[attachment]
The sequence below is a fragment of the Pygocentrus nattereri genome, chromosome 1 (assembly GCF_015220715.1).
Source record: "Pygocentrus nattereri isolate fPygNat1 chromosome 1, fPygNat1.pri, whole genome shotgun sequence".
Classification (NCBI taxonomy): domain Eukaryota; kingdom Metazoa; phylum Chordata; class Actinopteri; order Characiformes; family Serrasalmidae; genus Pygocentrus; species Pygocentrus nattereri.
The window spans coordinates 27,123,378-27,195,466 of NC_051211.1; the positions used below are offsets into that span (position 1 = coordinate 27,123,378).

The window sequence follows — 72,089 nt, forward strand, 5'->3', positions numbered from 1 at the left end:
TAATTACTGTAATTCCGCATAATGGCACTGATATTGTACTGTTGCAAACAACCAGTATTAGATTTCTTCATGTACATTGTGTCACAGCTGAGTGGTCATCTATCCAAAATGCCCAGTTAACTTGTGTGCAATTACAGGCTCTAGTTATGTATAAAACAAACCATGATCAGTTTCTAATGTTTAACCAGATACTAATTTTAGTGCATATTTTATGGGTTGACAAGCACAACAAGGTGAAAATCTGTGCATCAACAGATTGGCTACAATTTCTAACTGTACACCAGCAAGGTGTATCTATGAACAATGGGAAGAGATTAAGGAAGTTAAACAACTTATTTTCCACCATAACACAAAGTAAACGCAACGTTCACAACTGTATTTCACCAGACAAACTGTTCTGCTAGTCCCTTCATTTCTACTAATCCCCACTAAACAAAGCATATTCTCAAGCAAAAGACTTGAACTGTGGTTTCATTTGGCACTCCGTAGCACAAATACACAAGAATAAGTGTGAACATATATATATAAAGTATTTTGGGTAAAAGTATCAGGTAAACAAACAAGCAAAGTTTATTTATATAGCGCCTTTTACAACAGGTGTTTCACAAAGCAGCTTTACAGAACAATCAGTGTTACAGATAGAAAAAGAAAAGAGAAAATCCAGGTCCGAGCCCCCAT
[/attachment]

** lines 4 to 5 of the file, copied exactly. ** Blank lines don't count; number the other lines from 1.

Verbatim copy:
The window spans coordinates 27,123,378-27,195,466 of NC_051211.1; the positions used below are offsets into that span (position 1 = coordinate 27,123,378).

The window sequence follows — 72,089 nt, forward strand, 5'->3', positions numbered from 1 at the left end: